day one.

July 3, 2014 @ 10:47 p.m.

For the past month, people who knew about my El Salvador-Dominican Republic-Haiti-Georgia-Vermont travel plans have asked me, “Are you excited?”

Not exactly. Expectant felt more right and, in a way, I still am.

I expect nothing to happen other than conversations, laughter, good food, stories and poems, but I want something more from this experience.

Many of my students live between worlds, between the culture and language of school and the expectations of home. There is the language I want for them to master as speakers and writers and the tongue and culture they must also be fluent in.

I am sure that we all feel as if we live between parts of ourselves at some point, different ways of being for different people: our families, our friends, our partners, our coworkers, whomever we allow into our life. But this is a different kind of knowing.

Kevin, my coworker who helps guide students through the college application process and beyond high school, has helped coordinate the El Salvador leg of this trip. As we experience the generosity of his abuela Aminta, who is allowing us to stay in her house, lay in her hammocks, clog her toilets — not going to tell that story — and, sit with her under her trees and chat. Or, in my case, attempt to chat since my Spanish is not always ready for a conversation. I say no entiende and despacio, por favor a lot with her and others.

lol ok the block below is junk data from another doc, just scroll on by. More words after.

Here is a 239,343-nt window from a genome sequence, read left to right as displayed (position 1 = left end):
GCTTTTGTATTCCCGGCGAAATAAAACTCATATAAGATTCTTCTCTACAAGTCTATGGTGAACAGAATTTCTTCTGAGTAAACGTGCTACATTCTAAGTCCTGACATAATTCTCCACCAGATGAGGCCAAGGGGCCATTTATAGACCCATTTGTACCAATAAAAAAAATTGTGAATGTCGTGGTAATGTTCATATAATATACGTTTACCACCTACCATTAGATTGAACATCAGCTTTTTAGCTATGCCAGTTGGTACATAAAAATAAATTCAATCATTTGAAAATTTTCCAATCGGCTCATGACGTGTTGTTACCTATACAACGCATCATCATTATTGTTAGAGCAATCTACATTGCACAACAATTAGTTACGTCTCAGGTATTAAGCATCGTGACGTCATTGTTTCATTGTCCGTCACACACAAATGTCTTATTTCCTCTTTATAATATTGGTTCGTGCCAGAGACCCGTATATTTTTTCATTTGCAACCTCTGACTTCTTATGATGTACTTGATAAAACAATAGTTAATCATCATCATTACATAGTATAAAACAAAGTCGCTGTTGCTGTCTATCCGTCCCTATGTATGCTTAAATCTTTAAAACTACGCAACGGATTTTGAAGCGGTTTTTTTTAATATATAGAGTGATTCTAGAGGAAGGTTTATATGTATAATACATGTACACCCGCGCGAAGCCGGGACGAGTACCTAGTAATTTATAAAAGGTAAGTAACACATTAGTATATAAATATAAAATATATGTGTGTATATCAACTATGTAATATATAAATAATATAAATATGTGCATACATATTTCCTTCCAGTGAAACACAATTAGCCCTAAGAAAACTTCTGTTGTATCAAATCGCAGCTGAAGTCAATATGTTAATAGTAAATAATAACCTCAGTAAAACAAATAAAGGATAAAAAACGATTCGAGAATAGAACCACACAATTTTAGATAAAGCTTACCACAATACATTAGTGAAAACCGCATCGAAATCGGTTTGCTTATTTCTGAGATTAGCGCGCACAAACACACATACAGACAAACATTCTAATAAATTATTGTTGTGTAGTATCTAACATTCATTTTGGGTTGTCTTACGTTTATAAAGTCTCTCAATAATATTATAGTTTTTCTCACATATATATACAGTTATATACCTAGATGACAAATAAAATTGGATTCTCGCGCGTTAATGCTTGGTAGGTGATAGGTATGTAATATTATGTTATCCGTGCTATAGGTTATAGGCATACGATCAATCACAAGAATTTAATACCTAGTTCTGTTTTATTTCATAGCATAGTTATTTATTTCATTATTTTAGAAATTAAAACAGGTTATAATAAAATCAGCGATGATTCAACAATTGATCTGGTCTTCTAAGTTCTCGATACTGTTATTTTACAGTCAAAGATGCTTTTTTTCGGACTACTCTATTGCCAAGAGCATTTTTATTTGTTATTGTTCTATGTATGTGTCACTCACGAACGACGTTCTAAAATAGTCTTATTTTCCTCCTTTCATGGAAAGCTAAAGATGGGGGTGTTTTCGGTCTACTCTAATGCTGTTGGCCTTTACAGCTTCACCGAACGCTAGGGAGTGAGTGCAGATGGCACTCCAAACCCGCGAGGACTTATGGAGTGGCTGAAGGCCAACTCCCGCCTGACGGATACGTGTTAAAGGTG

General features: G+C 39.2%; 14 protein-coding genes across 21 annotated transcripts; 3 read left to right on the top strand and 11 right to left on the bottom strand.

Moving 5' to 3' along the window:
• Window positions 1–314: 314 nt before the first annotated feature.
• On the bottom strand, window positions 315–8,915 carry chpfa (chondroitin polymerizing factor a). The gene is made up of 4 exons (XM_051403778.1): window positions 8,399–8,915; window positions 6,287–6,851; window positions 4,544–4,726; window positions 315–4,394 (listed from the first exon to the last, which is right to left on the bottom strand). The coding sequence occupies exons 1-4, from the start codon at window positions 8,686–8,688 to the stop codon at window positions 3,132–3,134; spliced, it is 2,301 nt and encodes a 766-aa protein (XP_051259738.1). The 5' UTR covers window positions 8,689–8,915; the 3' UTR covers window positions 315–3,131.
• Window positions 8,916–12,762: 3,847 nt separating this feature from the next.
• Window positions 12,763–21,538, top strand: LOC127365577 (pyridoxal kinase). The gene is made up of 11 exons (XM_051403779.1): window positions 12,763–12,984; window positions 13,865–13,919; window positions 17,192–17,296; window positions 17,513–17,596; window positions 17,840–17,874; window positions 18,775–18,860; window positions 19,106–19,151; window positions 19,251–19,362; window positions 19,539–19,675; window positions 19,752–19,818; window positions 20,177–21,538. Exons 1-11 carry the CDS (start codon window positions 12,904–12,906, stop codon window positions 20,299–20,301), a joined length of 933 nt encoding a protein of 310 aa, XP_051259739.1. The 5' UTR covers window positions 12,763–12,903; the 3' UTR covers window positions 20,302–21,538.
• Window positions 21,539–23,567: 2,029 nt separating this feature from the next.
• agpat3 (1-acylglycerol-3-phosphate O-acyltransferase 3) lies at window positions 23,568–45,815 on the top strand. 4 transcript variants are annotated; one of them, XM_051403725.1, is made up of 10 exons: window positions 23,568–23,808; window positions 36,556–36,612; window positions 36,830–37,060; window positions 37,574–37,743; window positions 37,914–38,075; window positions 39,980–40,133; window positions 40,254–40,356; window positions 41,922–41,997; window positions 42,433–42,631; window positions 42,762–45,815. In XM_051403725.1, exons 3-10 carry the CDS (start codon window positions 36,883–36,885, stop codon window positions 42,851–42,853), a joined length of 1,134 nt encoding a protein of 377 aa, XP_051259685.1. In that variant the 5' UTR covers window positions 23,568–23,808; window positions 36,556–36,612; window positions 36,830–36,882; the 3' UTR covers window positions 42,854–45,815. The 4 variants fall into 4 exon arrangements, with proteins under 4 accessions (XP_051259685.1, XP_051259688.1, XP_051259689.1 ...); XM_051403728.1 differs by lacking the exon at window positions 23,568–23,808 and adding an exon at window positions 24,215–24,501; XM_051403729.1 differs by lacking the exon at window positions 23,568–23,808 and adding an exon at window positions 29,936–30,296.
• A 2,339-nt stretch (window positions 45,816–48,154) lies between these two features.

I really have to listen and, more importantly, listen in ways I am not accustomed to doing.

I listen to the literal words that are said, but because they are speaking so quickly, I really cannot do that; I have to catch the breath of what they are saying. If there is a word I do not understand, then I have to ask about what it means. If I still don’t understand, then I have to just roll with it because most of the people I speak with here do not understand what I’m talking about in English.

Perhaps this is a larger metaphor for what it means to be in another place and experience another culture. I must listen in order to understand, observe in order to experience.

When we arrived at the airport, Kevin, my coworker said, “Now you can know how our students feel.”

I felt some kind of way at the comment, at his own frustration at teachers who perhaps fall short in meeting the needs of our students who may not be fluent in our school’s version of American culture. I’m sure I have been that person at some point.

My grandma says only a hit dog hollers, meaning if someone makes a comment and it ain’t about you, then don’t defend yourself. So, if you do defend yourself, then more likely than not, yep, the person is talking about you.

In the moment, I did not have an answer for him and I am unsure if he was expecting one.

But now, listening to the night wind compete with abuela’s telenovela, thinking about the taste of fresh mango picked from the tree of Tia Nina, I can be reflective.

I do not think I can ever know how my students feel collectively or individually, but I can share an experience with them.

That’s what I aim to do.  

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